Resources related to Ecological Regions

Level III and IV Ecoregions of the Continental United States

Ecoregions denote areas of general similarity in ecosystems and in the type, quality, and quantity of environmental resources. They are designed to serve as a spatial framework for the research, assessment, management, and monitoring of ecosystems and ecosystem components. These general purpose regions are critical for structuring and implementing ecosystem management strategies across federal agencies, state agencies, and nongovernment organizations that are responsible for different types of resources within the same geographical areas.

Northwestern Interior Landscape Conservation Cooperative

Conservation needs in Alaska and across the nation require an unprecedented
collaborative effort that links science and conservation with the combined
capacities of many conservation partners. Landscape Conservation
Cooperatives (LCCs) are self-directed partnerships that provide science
support for conservation actions that address landscape-level challenges or
stressors such as climate change. The Northwestern Interior Forest LCC is
one of 21 LCCs identified nationally to complete a network approach of

Aleutian Bering Sea Landscape Conservation Cooperative

The Aleutian and Bering Sea Islands Landscape Conservation Cooperative (ABSI -LCC) is one of 21 Landscape Conservation Cooperatives (LCCs) identified nationally to complete a network of LCCs across the nation. The LCC concept was formed as land and resource managers recognized that dealing with the potential effects from climate change will require a stronger level of collaboration. They are designed to provide connections between researchers and managers seeking to address large landscape and seascape concerns.

Arctic Landscape Conservation Cooperative (ALCC)

The Arctic Landscape Conservation Cooperative (ALCC) supports conservation in the arctic by providing applied science and tools to land managers and policy makers. It is a self-directed partnership that functions through a structure of at-large partners, a core staff, and a steering committee of cooperating agencies and organizations. Its geographic scope ranges across North America from Alaska to Labrador. The Alaska portion encompasses three eco-regions: the Brooks Range, the Arctic Foothills, and the Arctic Coastal Plain.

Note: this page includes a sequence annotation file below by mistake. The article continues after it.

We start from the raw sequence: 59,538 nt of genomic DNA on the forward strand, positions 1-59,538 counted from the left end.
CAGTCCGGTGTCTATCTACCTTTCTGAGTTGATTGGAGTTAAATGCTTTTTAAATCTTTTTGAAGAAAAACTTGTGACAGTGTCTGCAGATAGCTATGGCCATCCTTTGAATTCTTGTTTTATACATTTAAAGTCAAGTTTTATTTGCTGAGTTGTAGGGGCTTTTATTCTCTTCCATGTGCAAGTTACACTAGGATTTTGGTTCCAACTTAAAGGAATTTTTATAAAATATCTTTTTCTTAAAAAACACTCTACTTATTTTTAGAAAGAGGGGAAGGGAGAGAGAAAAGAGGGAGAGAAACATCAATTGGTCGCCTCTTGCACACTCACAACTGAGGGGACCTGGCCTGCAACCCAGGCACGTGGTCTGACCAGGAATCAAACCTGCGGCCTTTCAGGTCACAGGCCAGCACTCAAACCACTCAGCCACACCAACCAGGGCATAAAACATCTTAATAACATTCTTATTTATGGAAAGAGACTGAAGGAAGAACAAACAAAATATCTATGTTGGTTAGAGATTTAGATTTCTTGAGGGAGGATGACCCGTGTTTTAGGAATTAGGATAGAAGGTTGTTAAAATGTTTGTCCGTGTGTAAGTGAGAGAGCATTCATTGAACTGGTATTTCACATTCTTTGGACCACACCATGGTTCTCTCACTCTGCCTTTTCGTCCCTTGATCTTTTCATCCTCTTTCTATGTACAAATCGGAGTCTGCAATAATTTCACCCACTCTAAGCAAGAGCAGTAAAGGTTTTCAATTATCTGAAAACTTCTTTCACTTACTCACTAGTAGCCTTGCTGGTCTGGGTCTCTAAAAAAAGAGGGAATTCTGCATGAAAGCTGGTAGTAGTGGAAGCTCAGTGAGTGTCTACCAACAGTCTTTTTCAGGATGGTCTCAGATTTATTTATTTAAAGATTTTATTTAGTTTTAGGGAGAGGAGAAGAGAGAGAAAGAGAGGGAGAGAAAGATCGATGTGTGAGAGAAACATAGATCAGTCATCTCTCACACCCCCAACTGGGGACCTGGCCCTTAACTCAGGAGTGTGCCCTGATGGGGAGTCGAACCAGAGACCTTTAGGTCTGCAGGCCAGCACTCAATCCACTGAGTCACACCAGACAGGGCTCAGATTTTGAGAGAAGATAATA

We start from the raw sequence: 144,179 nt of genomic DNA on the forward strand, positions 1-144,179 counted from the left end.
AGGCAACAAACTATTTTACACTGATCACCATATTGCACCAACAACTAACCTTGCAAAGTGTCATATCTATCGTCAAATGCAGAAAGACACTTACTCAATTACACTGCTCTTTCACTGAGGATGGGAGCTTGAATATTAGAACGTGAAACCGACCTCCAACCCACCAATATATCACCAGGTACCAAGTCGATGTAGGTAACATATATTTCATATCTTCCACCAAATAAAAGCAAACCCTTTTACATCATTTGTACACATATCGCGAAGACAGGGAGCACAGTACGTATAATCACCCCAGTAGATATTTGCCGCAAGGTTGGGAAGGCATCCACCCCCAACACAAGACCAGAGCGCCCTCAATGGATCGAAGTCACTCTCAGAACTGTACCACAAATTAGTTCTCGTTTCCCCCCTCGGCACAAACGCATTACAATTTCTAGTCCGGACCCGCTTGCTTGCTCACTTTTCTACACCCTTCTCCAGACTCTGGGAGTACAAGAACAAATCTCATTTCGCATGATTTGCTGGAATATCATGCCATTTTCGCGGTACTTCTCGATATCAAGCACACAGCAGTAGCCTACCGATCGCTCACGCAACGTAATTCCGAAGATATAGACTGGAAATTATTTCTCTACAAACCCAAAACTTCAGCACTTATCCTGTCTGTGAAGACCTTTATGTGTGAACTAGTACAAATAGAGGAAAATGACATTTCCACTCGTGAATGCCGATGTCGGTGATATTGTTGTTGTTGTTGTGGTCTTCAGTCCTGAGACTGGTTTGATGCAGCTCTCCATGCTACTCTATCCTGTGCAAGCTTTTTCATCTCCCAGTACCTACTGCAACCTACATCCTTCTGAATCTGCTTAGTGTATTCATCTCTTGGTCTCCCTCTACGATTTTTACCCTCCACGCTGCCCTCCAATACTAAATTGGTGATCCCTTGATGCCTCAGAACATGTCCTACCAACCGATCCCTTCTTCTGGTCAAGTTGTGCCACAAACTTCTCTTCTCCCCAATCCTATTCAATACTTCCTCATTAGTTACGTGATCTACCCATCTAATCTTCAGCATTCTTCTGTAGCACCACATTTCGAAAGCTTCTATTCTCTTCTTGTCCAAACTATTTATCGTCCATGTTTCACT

Alaska ShoreZone Coastal Habitat Mapping and Imagery

The ShoreZone mapping system has been in use since the early 1980s and has been applied to more than 40,000 km of shoreline in Washington and British Columbia (Berry et al 2004; Howes 2001). Through partnerships with other agencies and organizations, portions of southeastern and central Alaska have been imaged and mapped. This project is funded by NOAA and a number of other agencies and organizations as listed below.

Sea Duck Ecology - Investigating the wintering ecology of surf scoters and long-tailed ducks

North American populations of breeding surf scoters and long-tailed ducks appear to be decreasing. Along the Atlantic coast, wintering populations of surf scoters are suspected to be decreasing, while the status of wintering populations of long-tailed ducks remains unknown. These trends have led conservation organizations to assign a "high" relative conservation priority to both species.

At Sea Distribution of Spectacled Eiders: A 120-Year-Old Mystery Resolved

ABSTRACT.-The at-sea distribution of the threatened Spectacled Eider (Somateria fischeri) has
remained largely undocumented. We identified migration corridors, staging and molting areas, and
wintering areas of adult Spectacled Eiders using implanted satellite transmitters in birds from
each of the three extant breeding grounds (North Slope and Yukon-Kuskokwim Delta in Alaska and
arctic Russia). Based on transmitter locations, we conducted aerial sur­ veys to provide visual

Sea Duck Research at the Centre for Wildlife Ecology

The Centre for Wildlife Ecology has several studies underway that address conservation issues affecting sea ducks along the Pacific coast. The issues, species, and populations being studied are shared concerns of the Centre for Wildlife Ecology, the Canadian Wildlife Service, and agency and academic collaborators throughout North America.

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